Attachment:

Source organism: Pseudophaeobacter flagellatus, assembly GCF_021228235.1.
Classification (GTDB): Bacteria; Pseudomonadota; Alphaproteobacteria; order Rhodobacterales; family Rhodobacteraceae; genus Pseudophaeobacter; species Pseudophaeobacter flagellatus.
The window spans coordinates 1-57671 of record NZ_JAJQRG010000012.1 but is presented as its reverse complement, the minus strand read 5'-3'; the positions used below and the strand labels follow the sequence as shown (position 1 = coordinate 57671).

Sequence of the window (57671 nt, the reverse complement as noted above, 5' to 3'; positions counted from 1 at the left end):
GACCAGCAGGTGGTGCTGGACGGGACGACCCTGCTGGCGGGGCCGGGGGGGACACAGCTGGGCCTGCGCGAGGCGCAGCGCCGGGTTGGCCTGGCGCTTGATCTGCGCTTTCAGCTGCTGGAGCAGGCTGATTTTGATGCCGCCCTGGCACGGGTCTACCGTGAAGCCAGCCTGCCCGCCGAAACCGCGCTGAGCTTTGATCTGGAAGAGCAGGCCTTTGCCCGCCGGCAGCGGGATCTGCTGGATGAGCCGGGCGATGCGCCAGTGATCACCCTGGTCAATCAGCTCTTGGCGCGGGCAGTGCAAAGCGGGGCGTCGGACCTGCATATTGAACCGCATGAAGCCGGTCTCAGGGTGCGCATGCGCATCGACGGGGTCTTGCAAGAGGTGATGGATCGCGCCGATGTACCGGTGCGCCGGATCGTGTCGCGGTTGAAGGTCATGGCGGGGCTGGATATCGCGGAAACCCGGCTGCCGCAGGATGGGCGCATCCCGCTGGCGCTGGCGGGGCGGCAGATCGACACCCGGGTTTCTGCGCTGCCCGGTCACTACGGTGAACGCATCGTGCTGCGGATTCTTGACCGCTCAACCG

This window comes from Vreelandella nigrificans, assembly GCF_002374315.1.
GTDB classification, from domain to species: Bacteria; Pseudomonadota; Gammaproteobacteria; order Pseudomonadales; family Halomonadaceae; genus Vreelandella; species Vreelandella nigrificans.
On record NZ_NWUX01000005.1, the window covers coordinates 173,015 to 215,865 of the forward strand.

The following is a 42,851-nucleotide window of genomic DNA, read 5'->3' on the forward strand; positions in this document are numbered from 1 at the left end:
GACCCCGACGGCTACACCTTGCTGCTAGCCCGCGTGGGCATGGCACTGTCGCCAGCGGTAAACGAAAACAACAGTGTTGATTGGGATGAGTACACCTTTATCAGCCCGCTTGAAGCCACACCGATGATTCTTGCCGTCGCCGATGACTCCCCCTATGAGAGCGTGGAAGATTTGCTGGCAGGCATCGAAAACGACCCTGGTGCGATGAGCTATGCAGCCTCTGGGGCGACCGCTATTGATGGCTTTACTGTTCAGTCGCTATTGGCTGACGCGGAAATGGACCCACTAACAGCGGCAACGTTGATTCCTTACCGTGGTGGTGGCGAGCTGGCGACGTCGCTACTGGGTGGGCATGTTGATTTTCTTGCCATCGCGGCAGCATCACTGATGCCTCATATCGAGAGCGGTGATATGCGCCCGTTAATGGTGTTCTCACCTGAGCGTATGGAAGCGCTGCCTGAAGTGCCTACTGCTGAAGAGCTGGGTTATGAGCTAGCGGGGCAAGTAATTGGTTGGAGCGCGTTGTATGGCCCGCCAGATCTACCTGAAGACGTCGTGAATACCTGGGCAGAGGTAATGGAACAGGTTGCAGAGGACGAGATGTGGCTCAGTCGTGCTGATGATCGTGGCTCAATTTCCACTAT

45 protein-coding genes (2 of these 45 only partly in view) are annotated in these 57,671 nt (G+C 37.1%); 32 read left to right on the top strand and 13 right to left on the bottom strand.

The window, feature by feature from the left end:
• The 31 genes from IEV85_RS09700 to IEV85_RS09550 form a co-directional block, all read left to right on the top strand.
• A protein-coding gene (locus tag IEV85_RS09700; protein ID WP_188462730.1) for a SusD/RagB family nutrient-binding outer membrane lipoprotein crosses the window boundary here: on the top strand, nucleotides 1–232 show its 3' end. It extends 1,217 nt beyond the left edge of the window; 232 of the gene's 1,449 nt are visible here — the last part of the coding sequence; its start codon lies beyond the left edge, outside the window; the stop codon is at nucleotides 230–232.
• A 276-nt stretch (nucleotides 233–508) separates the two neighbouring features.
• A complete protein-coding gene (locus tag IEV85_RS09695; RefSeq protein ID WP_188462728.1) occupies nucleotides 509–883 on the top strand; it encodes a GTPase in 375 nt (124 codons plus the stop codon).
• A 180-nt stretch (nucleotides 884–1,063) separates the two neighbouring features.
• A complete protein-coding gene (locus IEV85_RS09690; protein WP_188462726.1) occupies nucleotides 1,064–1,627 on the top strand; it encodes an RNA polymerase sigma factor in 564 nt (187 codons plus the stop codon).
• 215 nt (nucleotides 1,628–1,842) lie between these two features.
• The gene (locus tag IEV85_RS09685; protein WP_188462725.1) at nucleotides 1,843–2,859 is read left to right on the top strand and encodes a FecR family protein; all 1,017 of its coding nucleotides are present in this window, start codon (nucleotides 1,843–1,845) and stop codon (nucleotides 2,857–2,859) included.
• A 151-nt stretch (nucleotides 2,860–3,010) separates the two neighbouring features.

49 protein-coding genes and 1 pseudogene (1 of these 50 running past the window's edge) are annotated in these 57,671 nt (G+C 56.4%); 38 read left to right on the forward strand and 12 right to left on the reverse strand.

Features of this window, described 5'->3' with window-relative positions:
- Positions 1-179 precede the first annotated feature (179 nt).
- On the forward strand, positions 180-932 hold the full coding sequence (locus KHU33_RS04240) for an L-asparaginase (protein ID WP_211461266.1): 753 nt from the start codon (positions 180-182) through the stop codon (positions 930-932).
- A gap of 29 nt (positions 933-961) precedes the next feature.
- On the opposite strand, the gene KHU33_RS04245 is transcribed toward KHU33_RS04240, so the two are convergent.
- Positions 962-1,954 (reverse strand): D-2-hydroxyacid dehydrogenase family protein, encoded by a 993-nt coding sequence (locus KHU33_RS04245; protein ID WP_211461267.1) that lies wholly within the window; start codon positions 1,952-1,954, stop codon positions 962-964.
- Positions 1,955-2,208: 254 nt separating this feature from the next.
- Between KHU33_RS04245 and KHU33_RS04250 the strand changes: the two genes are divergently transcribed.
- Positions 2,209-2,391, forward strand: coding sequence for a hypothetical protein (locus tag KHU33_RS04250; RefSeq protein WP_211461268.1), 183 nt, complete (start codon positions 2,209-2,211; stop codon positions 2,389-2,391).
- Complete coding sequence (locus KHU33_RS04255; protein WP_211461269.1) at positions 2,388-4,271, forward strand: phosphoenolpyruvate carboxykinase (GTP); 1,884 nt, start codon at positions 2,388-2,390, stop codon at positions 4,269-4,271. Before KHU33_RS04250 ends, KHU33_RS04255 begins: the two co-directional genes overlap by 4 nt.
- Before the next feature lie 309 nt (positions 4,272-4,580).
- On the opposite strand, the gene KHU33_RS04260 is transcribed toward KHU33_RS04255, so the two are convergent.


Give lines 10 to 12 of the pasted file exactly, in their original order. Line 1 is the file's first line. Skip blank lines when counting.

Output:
GACCCCGACGGCTACACCTTGCTGCTAGCCCGCGTGGGCATGGCACTGTCGCCAGCGGTAAACGAAAACAACAGTGTTGATTGGGATGAGTACACCTTTATCAGCCCGCTTGAAGCCACACCGATGATTCTTGCCGTCGCCGATGACTCCCCCTATGAGAGCGTGGAAGATTTGCTGGCAGGCATCGAAAACGACCCTGGTGCGATGAGCTATGCAGCCTCTGGGGCGACCGCTATTGATGGCTTTACTGTTCAGTCGCTATTGGCTGACGCGGAAATGGACCCACTAACAGCGGCAACGTTGATTCCTTACCGTGGTGGTGGCGAGCTGGCGACGTCGCTACTGGGTGGGCATGTTGATTTTCTTGCCATCGCGGCAGCATCACTGATGCCTCATATCGAGAGCGGTGATATGCGCCCGTTAATGGTGTTCTCACCTGAGCGTATGGAAGCGCTGCCTGAAGTGCCTACTGCTGAAGAGCTGGGTTATGAGCTAGCGGGGCAAGTAATTGGTTGGAGCGCGTTGTATGGCCCGCCAGATCTACCTGAAGACGTCGTGAATACCTGGGCAGAGGTAATGGAACAGGTTGCAGAGGACGAGATGTGGCTCAGTCGTGCTGATGATCGTGGCTCAATTTCCACTAT

45 protein-coding genes (2 of these 45 only partly in view) are annotated in these 57,671 nt (G+C 37.1%); 32 read left to right on the top strand and 13 right to left on the bottom strand.

The window, feature by feature from the left end: